Interface Introduces Carpet Collection Made from Recovered Fishing Nets
- Jun 18, 2013
By Mike Ratliff, Senior Associate Editor
More and more construction and design companies are incorporating recycled content into their products thanks to programs such as LEED and the general trend of environmentally conscious consumerism. But it takes a truly clever program to turn an environmental initiative into a design-forward product that also benefits some of the poorest coastal communities in the world. Interface, the world’s largest manufacturer of commercial carpet tile, is doing just that with their Net Effect collection—a collection of carpet tiles made with yarn produced from recovered nylon fishing nets.
The innovative collection was born from Net-Works, a global business and conservation association between Interface and the conservation charity the Zoological Society of London. The program, which began in June 2012, established a community-based supply chain for collecting discarded fishing nets in rural coastal areas within the Philippines’ Danajon Bank, one of only six double-barrier reefs in the world. The recovered nets, which are made from the same material used to make carpet yarn, can exist for centuries, taking a toll on both the environment and marine life. The nets are also one of the most abundant sources of recyclable nylon in the world.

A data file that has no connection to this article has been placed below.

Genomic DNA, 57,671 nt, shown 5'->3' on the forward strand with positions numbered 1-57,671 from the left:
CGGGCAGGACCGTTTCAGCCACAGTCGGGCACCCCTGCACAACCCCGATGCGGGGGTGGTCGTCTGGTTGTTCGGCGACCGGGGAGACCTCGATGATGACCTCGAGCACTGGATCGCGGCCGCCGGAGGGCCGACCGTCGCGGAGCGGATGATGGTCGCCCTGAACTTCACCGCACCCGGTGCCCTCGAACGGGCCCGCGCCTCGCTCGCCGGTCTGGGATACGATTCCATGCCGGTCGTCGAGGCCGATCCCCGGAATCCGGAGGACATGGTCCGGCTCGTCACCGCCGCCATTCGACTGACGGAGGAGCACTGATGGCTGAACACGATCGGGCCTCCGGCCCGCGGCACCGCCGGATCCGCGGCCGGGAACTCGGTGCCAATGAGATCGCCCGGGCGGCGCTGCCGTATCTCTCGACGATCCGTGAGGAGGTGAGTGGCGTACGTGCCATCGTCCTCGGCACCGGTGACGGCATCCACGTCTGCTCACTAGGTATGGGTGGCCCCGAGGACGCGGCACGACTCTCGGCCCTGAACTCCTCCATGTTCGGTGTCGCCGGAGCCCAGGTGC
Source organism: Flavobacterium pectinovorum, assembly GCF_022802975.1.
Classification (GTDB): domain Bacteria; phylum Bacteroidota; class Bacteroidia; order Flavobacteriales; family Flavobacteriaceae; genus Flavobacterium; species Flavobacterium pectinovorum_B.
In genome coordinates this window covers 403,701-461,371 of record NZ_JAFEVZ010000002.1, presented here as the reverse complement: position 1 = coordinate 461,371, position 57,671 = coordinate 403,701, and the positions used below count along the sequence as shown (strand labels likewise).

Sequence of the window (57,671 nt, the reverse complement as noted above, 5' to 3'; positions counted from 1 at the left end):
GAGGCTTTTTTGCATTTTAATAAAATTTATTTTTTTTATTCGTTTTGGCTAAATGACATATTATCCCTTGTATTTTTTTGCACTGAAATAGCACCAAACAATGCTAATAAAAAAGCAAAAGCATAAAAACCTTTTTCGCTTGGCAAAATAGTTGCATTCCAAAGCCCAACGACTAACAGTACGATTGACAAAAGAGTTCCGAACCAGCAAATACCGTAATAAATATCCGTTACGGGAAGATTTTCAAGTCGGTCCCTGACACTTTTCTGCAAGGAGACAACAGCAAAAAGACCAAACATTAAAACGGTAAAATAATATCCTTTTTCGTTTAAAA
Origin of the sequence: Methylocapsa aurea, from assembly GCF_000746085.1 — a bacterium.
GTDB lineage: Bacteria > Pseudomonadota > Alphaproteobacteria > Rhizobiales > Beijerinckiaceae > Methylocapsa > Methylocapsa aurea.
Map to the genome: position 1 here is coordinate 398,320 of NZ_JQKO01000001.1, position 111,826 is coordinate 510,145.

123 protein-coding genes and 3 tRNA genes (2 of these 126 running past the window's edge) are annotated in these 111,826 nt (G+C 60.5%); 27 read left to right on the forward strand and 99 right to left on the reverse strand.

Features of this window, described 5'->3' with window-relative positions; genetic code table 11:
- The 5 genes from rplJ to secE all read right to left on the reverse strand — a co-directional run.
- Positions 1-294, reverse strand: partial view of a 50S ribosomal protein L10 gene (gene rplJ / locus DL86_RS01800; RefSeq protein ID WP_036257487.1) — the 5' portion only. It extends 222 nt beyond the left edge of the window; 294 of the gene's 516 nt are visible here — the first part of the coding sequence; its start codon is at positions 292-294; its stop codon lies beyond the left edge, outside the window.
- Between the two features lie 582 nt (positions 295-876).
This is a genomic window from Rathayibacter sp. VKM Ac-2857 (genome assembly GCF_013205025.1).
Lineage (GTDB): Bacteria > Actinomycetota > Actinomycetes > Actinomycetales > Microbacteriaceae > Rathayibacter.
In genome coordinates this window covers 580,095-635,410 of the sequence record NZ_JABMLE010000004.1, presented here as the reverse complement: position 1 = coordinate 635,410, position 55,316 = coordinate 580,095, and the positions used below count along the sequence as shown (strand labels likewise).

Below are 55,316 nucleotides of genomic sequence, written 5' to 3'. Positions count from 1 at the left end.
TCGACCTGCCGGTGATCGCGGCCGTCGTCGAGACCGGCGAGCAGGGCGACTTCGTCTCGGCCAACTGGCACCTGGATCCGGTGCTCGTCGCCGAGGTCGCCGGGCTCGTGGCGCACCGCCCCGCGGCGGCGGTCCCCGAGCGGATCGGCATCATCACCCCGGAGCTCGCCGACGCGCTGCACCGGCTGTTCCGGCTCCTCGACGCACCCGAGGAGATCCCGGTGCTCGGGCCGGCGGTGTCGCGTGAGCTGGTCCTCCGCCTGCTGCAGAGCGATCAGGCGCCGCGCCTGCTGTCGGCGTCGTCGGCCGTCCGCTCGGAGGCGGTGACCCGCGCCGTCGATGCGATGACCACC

The finished product is a collection that provides a subtle visual reminder of the sea, with a design reminiscent of swirling currents. Exclusive Interface designer David Oakley, owner of David Oakley Designs, created the collection of six modular carpet tile options. Net Effect includes three 50 cm square tiles (neutral ground, transition tile and textural accent) that evoke the sea with a texture that references the moment when waves wash over land. There are also three 25 cm by 1 meter skinny plank styles help keep your design options open.
For more option on the Net Effect line, be sure to visit Interface’s site.